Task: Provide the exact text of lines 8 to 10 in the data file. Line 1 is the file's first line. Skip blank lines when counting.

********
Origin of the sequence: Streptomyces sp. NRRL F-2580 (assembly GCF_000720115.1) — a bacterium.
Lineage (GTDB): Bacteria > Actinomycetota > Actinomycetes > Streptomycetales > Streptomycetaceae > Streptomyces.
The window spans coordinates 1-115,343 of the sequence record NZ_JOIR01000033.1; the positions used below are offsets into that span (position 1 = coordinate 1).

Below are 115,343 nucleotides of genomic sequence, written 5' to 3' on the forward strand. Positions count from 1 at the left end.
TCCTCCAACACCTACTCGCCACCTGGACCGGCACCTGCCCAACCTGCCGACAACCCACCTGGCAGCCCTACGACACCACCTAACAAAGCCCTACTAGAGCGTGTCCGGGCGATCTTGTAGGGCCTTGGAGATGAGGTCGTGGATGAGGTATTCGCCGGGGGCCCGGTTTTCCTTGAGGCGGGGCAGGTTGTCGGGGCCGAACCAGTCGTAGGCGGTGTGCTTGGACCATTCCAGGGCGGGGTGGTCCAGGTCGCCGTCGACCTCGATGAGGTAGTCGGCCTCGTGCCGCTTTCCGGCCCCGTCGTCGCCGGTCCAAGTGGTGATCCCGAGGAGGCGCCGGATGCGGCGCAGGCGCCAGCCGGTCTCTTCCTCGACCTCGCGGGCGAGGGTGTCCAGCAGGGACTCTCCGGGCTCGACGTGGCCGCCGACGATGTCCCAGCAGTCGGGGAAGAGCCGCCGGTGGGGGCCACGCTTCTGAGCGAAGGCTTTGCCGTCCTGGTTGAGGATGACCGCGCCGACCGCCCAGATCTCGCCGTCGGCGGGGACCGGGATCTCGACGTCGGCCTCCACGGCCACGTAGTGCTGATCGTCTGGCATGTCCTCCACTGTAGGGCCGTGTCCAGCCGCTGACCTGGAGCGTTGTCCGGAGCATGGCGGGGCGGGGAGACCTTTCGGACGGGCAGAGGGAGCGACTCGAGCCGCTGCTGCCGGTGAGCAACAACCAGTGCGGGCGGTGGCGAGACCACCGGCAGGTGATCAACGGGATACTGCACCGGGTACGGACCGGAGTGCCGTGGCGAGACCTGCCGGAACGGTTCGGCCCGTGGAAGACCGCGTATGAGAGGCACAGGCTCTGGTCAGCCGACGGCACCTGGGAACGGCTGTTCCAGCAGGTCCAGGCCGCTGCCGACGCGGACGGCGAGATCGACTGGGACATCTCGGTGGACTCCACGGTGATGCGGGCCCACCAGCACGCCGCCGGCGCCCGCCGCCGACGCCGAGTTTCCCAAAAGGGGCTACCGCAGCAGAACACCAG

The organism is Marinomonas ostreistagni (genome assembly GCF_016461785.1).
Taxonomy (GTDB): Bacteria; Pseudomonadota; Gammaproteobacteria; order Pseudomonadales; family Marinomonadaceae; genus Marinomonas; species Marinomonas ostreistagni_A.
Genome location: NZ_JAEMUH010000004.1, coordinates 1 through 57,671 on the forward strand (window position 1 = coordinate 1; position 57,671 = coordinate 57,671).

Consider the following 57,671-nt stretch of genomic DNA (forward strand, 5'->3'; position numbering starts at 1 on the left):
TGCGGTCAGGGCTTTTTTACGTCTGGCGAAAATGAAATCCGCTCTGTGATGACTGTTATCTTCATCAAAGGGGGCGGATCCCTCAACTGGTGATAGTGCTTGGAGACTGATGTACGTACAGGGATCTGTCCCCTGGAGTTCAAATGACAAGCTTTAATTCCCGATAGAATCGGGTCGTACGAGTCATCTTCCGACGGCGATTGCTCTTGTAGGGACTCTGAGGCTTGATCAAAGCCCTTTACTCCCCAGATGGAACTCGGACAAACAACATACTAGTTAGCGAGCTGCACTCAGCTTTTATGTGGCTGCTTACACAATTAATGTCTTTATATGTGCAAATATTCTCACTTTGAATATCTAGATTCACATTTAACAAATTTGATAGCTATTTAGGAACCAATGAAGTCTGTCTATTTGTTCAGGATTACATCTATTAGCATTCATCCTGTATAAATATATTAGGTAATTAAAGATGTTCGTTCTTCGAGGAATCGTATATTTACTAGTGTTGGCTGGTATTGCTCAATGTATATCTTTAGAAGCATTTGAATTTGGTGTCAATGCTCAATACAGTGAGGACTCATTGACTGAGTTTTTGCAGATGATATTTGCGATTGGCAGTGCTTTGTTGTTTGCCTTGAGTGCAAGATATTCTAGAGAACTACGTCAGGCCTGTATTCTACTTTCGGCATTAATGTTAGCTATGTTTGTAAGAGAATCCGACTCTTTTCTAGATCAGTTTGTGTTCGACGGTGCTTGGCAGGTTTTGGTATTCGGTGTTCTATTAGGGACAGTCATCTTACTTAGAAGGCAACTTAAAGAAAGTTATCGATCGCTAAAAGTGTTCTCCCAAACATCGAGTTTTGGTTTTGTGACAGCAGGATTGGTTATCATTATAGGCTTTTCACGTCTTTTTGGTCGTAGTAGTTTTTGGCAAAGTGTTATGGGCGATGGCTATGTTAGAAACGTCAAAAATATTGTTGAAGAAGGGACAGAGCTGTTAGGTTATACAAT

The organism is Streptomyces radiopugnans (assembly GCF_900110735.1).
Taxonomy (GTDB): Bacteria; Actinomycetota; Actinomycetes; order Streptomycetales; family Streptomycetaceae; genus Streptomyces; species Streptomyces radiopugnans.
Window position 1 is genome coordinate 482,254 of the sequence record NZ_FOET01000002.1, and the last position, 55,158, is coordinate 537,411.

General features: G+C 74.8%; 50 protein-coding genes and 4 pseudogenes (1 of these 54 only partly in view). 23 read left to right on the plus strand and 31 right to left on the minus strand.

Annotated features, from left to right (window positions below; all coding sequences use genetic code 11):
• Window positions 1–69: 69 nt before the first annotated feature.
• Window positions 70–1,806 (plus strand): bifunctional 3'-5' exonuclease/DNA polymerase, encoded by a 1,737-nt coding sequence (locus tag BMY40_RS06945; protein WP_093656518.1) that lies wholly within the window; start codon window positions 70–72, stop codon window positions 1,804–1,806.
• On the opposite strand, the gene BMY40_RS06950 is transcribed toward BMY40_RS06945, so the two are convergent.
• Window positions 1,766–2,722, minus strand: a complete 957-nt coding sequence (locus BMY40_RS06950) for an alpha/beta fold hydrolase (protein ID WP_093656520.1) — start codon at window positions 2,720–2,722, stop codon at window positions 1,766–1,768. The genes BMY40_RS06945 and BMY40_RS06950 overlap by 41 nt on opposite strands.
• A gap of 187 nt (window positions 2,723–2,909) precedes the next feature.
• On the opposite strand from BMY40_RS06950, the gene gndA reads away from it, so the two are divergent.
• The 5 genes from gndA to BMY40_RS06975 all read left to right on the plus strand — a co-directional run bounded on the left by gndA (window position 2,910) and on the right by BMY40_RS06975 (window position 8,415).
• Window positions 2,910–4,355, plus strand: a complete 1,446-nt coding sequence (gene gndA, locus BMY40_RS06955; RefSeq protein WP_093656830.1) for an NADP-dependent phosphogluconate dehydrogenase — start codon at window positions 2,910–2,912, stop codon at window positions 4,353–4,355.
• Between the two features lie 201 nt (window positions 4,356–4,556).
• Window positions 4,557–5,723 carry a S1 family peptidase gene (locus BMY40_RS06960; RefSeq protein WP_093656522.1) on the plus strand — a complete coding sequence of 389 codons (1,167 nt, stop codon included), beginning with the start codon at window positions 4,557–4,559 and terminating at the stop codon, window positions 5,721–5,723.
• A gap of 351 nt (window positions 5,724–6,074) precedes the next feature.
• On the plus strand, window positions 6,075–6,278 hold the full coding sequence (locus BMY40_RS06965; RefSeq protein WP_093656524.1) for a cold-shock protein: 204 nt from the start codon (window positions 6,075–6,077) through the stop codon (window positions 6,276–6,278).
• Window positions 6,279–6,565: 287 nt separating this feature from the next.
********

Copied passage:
Genome location: NZ_JAEMUH010000004.1, coordinates 1 through 57,671 on the forward strand (window position 1 = coordinate 1; position 57,671 = coordinate 57,671).

Consider the following 57,671-nt stretch of genomic DNA (forward strand, 5'->3'; position numbering starts at 1 on the left):
TGCGGTCAGGGCTTTTTTACGTCTGGCGAAAATGAAATCCGCTCTGTGATGACTGTTATCTTCATCAAAGGGGGCGGATCCCTCAACTGGTGATAGTGCTTGGAGACTGATGTACGTACAGGGATCTGTCCCCTGGAGTTCAAATGACAAGCTTTAATTCCCGATAGAATCGGGTCGTACGAGTCATCTTCCGACGGCGATTGCTCTTGTAGGGACTCTGAGGCTTGATCAAAGCCCTTTACTCCCCAGATGGAACTCGGACAAACAACATACTAGTTAGCGAGCTGCACTCAGCTTTTATGTGGCTGCTTACACAATTAATGTCTTTATATGTGCAAATATTCTCACTTTGAATATCTAGATTCACATTTAACAAATTTGATAGCTATTTAGGAACCAATGAAGTCTGTCTATTTGTTCAGGATTACATCTATTAGCATTCATCCTGTATAAATATATTAGGTAATTAAAGATGTTCGTTCTTCGAGGAATCGTATATTTACTAGTGTTGGCTGGTATTGCTCAATGTATATCTTTAGAAGCATTTGAATTTGGTGTCAATGCTCAATACAGTGAGGACTCATTGACTGAGTTTTTGCAGATGATATTTGCGATTGGCAGTGCTTTGTTGTTTGCCTTGAGTGCAAGATATTCTAGAGAACTACGTCAGGCCTGTATTCTACTTTCGGCATTAATGTTAGCTATGTTTGTAAGAGAATCCGACTCTTTTCTAGATCAGTTTGTGTTCGACGGTGCTTGGCAGGTTTTGGTATTCGGTGTTCTATTAGGGACAGTCATCTTACTTAGAAGGCAACTTAAAGAAAGTTATCGATCGCTAAAAGTGTTCTCCCAAACATCGAGTTTTGGTTTTGTGACAGCAGGATTGGTTATCATTATAGGCTTTTCACGTCTTTTTGGTCGTAGTAGTTTTTGGCAAAGTGTTATGGGCGATGGCTATGTTAGAAACGTCAAAAATATTGTTGAAGAAGGGACAGAGCTGTTAGGTTATACAAT